The Supreme Court on Wednesday will hear oral arguments in King v. Burwell, a case challenging the legality of tax credits allowed to purchase health insurance under the Affordable Care Act. The issue is the wording of the IRS rule that says individuals qualify for subsidies when they buy health insurance through an exchange “established by the state.” Only 13 states and the District of Columbia have established their own exchanges, with the rest of the country using the federally facilitated marketplace.

This isn’t the first time the Supreme Court will be ruling on the health care law. In 2012, the high court ruled 5-4 to uphold the ACA — in National Federation of Independent Business v. Sebelius — a case that focused on a requirement for most Americans to get health coverage or pay a penalty. The individual mandate, as it’s referred to, went into effect Jan. 1, 2014.

This time around, it’s matter of how the law was written and its intent, said Marcy Buckner, senior director of state affairs for the National Association of Health Underwriters. “This is not a question of constitutionality, but of statute,” she said last week at the NAHU Capitol Conference in Washington, D.C.

“This case is not about drafting error, which a lot of people are saying,” Buckner said. “The language in question that required the tax credit recipients to enroll in coverage through an exchange established by the state appears twice explicitly in the tax credit eligibility rules and several times by cross reference.

“It was added to the text at multiple stages of the legislative process, including under the supervision of Senate leaders and White House officials. This is not a drafting error and even the administration does not argue that.”

Also see: Six states urge Supreme Court to uphold ACA subsidy challenge

The plaintiffs, four Virginia residents, argue the law puts a financial burden on them. Virginia uses the federal exchange. Without tax credits, Buckner said, the plaintiffs would not be subject to the individual mandate due to a hardship exemption that says a person is exempt if the cheapest plan available costs more than 8% of the individual’s income.

With the subsidies, they would be forced to buy insurance or pay the penalty. Although it’s counterintuitive, the tax credits working in tandem with the individual mandate do impose a financial burden on the plaintiffs, Buckner said, and that’s “why they do have standing to challenge this in the courts.”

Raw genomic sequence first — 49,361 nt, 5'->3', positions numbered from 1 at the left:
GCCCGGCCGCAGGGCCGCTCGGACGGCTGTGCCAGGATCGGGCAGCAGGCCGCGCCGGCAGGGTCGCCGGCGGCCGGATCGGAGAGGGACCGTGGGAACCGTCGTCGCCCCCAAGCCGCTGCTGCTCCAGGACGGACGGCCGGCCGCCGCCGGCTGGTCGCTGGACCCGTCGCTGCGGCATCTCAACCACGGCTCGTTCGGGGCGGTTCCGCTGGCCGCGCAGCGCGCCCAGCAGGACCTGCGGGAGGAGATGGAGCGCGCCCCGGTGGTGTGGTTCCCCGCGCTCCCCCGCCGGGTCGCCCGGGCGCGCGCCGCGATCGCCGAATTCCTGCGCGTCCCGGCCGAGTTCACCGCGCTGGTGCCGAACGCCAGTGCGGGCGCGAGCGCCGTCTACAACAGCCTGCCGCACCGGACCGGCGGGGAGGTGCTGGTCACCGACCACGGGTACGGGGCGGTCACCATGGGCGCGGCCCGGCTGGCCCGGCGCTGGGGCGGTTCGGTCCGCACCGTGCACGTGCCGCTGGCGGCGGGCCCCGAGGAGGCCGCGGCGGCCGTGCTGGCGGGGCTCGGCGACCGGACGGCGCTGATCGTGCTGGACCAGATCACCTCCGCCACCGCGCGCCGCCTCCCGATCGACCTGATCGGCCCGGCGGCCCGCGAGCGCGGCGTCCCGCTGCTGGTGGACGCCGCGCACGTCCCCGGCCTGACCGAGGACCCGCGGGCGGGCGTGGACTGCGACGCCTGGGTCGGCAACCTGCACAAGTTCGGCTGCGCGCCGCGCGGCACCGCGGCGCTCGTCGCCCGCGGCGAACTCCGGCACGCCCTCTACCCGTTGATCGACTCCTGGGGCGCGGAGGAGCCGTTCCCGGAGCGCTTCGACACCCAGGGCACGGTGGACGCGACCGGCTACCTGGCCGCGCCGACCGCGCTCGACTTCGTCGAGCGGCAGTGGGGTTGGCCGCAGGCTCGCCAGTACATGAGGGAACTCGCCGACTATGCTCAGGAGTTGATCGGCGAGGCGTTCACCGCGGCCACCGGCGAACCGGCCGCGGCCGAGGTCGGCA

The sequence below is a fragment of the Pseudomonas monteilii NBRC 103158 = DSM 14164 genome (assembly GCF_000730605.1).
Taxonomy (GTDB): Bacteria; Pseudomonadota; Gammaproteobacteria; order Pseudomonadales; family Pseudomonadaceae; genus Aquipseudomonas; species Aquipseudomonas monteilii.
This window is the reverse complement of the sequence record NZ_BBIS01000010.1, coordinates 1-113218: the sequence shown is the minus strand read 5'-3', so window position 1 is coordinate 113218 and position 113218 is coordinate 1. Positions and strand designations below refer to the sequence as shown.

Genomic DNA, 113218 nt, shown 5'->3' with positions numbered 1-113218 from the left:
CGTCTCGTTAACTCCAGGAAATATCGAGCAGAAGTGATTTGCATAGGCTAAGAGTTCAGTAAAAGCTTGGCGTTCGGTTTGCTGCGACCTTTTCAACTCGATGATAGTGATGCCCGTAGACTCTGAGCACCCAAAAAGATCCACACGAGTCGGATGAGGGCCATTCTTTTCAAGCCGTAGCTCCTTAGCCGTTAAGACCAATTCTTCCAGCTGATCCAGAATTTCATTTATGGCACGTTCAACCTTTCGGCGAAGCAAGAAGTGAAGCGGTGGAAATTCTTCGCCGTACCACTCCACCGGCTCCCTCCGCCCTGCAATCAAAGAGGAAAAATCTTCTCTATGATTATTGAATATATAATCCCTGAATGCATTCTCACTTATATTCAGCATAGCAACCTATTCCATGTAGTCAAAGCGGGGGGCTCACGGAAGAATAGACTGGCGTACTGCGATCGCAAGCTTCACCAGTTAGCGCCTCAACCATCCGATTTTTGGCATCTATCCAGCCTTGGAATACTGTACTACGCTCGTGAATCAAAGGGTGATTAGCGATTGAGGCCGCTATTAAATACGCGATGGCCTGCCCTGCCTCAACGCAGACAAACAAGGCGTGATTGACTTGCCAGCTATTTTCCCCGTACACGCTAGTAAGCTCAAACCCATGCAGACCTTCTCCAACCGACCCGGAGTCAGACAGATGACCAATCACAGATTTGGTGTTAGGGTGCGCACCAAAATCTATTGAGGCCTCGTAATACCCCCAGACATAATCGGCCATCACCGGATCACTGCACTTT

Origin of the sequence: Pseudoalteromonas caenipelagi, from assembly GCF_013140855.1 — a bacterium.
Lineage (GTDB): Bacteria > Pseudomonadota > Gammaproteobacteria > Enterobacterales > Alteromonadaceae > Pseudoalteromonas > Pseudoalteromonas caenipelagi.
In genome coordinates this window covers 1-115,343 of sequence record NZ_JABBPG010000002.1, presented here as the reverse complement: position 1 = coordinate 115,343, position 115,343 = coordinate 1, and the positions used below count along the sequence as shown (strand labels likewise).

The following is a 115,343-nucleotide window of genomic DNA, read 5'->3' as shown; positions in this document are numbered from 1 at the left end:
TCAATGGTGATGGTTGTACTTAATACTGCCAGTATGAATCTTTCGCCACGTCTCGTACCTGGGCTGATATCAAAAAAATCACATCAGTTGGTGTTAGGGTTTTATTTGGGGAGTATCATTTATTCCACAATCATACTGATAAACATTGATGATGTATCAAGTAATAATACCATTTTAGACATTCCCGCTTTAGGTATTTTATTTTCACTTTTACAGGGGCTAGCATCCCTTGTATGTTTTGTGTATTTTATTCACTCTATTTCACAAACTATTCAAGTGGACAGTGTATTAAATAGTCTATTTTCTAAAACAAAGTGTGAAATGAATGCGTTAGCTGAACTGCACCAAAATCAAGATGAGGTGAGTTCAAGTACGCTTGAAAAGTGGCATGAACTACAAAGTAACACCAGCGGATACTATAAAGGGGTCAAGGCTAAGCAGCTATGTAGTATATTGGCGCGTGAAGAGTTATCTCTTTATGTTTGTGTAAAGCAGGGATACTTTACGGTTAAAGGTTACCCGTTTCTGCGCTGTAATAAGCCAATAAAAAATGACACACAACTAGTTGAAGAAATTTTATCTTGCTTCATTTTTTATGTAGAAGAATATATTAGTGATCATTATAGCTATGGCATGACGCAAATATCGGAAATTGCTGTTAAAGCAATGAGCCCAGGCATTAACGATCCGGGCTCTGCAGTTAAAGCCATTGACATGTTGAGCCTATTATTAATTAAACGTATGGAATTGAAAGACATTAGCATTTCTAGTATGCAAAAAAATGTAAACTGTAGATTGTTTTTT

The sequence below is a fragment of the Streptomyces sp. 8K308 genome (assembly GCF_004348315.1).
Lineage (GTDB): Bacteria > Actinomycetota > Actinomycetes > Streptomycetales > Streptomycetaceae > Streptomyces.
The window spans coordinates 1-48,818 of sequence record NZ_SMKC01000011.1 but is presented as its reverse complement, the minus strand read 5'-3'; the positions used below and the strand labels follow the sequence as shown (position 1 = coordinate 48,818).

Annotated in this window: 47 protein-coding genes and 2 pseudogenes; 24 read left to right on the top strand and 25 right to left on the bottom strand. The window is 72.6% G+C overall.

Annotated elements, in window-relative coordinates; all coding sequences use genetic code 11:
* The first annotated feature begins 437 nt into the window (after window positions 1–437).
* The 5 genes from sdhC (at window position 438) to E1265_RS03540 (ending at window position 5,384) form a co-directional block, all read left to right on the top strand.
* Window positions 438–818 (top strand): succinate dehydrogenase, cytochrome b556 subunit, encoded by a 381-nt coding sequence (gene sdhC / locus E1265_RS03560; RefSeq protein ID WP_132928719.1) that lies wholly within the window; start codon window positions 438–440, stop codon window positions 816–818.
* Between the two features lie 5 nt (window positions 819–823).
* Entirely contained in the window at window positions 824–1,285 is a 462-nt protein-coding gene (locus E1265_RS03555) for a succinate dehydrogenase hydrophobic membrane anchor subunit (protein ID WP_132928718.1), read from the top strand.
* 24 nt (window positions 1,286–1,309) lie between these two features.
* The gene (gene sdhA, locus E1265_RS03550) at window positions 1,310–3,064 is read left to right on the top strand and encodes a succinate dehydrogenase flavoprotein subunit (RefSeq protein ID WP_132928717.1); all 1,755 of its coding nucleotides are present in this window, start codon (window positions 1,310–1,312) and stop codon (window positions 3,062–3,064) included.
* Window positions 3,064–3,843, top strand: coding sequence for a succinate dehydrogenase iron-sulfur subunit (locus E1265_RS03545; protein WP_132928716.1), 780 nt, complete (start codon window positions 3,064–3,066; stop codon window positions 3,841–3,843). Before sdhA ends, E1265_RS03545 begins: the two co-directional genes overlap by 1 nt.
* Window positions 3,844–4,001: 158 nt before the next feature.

The Obama administration has said the law’s intent is to provide subsidies for everyone, not just those who purchased coverage through a state-based exchange.

Legislators could remove any potential ambiguity by amending the law, Buckner said, “but with the makeup of the current Congress, it is unlikely that there will be any congressional action to clarify the language.”

Also see: Halbig v. Burwell ruling

Previous conclusions from lower courts will hold not any bearing when the Supreme Court reviews this case, Buckner said. In July, the U.S. District Court for the Eastern District of Virginia upheld the validity of subsidies offered to individuals on the federal exchange — and on the same day, a three-judge panel on the D.C. Circuit Court of Appeals declared those same subsidies invalid. Less than four months later, the Supreme Court agreed to review the case.

Also see: SCOTUS to review ACA subsidies

 “We all thought they were going to wait for the second case to be heard,” Buckner said, but the Supreme Court surprised everyone when it decided to hear the Republican-backed appeal of the decision from Virginia’s District Court. 

Four justices have to agree to hear a case, Buckner said, so it’s likely that at least that many are leaning toward ruling against the subsidies. Still, Buckner said she doesn’t know which ruling the court will hand down this summer. “I can’t tell you the future,” she said. “It will be an exciting day in June to see what happens.”

Other than interpreting the law, the Supreme Court could remand to a lower court. “That’s not likely in this case because they only do that if something was wrong in the procedure of how it got to them,” Buckner said. “And we don’t have any inclination that that will happen here.”

If the court rules in favor of the plaintiffs, the number of uninsured Americans would increase by 8.2 million, according to the Urban Institute. A large exodus from the marketplace would likely follow a ruling against subsidies as FFM plans would become too expensive for many consumers, Buckner said. Premium would skyrocket, increasing between 122% and 774%, depending on the state, according to Washington-based consultancy Avalere Health. Residents in in Mississippi (774%) and Alaska (449%) would see the highest increases.

Also see: What happens if ACA subsidies are ruled illegal?

A ruling against the subsidies “would not strike down the ACA or effectively repeal it,” Buckner said. Healthcare.gov would still exist and the law would continue to be implemented — but without the support of tax credits, she said.

“Regardless of the decision … the ACA as a whole will not be struck down,” Buckner said. “It may be crippled a little bit. But it will not be paralyzed. It could possibly come back.” 

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